Feeding the Future: Abdon Food’s Pursuit of Digitally-Advanced Food Production
Every morning when you sit down for breakfast, there’s a good chance you might choose a bowl of cereal, a slice of toast, or a pastry. If you live in Northern Europe, there’s an even better chance that your breakfast includes a product from Abdon Food.
is one of the leading cereal companies in the Nordic region, and is well known for our , , , and brands. We have six production units, specializing in breakfast cereals, flour, bread, and gluten-free products, among other prepared grain mill products. Our core value is to “produce products that we can give to our own children,” and it's something we strive to live by every day.
Abdon Food, while rooted in tradition and quality, also has a vision of developing the most digitally-advanced food production company within the Nordic region. Until recently, our goal wasn’t possible because of our IT architecture.
A Network Patchwork: Condensing Six Sites Into One Network
I joined Abdon Food in late 2018 during the middle of a major upgrade of our enterprise resource planning (ERP) system, Microsoft Dynamics Navision. My role as Head of IT/CTO is to help define the digital roadmap for the company and make sure that we have everything we need in place to start and follow that journey. We don't have a big IT department; we outsource almost everything and prioritize the digital education of our internal users.
In 2018, IT’s goal was to connect all our components into one community. We have six different sites and all factories needed to communicate with each other and reach our central systems.
When I started, our data center was located in a different town, so almost all of our servers were offsite. We wanted to embrace cloud-based services, incorporate all the production equipment into the network, manage them centrally, and collect data from the machines. If we wanted to do that, we needed a network design that could easily scale to allow those large machines to connect to the network safely.
Our existing designs didn't allow for any of that. We didn't have any routers or firewalls to control traffic, and we didn’t have secure connections that could allow our networks to communicate to cloud-based services. It was basically a patchwork of standalone networks with different design principles. We needed to implement the same design in all factories to include all types of devices, and enable them to be isolated so we could secure access to the data.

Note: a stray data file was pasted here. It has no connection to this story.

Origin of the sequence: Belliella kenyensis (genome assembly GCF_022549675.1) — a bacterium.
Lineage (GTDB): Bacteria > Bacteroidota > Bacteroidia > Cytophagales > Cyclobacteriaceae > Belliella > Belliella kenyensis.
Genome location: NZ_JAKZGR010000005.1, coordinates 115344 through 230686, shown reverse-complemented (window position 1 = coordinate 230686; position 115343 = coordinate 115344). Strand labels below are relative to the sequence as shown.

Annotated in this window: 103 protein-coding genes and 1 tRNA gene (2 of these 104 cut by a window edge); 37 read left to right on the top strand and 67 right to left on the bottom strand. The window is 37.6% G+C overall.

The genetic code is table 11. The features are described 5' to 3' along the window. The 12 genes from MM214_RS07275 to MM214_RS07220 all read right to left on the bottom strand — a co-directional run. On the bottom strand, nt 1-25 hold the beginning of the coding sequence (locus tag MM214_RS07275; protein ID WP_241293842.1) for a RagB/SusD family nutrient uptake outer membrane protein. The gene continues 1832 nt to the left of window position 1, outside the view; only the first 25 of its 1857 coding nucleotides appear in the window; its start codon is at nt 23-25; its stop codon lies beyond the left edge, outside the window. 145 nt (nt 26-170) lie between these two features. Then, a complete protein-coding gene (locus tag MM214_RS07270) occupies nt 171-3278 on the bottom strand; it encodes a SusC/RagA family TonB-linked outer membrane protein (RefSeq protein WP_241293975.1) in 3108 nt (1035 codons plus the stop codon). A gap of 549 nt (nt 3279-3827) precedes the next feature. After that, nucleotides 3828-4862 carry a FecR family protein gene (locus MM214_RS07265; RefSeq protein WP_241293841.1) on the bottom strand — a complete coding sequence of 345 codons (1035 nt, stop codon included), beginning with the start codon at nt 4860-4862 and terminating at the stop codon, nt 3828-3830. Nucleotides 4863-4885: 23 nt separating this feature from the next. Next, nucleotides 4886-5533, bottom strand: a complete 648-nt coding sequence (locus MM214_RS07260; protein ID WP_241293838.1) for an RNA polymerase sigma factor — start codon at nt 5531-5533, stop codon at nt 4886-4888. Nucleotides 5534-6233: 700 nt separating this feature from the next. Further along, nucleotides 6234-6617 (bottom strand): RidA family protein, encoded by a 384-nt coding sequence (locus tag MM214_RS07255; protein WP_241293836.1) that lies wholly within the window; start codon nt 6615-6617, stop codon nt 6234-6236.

The fast and easy route would be to build different systems using different vendors, but that would be complicated for our small IT team to manage, and the management software itself would be too expensive. Instead, I began to create a unified network design and build a stable, secure, and scalable communication platform.
Sourcing the Right Technology Partners
As we began to look for a suitable solution, I remembered attending a presentation back in 2016. I decided to reach out to our IT partner, , for their expertise and guidance, and to learn more. We looked into different scenarios and found that Cisco Meraki would indeed be the best fit for our functional and financial needs.
What attracted me to Cisco and the Meraki tech stack was threefold. First, it was so easy to set up and install devices and there was a lot of out-of-the-box functionality, including management and monitoring. Secondly, if something goes wrong or a device fails, a new device is shipped directly to the site and one of our people can replace it. Third, they use a simple licensing model. It's very easy to calculate the cost for a switch or expansion, which makes the solution an easy sell internally.
We worked with Atea to create a proof-of-concept installation in two of our factories: two firewalls, four switches, and a few access points (APs) for the wireless network. Those were set up alongside the existing networks and it worked well. We made some tweaks in the design, and moved ahead with a full-scale deployment.
Full Deployment: Smooth and Fast
Our full deployment began at our head office. Atea arranged for us to get a pallet of equipment and we set them up in no time. Atea helped us with the initial configuration, including VLANs, failover, and wireless SSIDs, but everything was done through the Meraki dashboard so it required little labor. Once the configuration was completed for one site, it was simple to replicate for subsequent locations.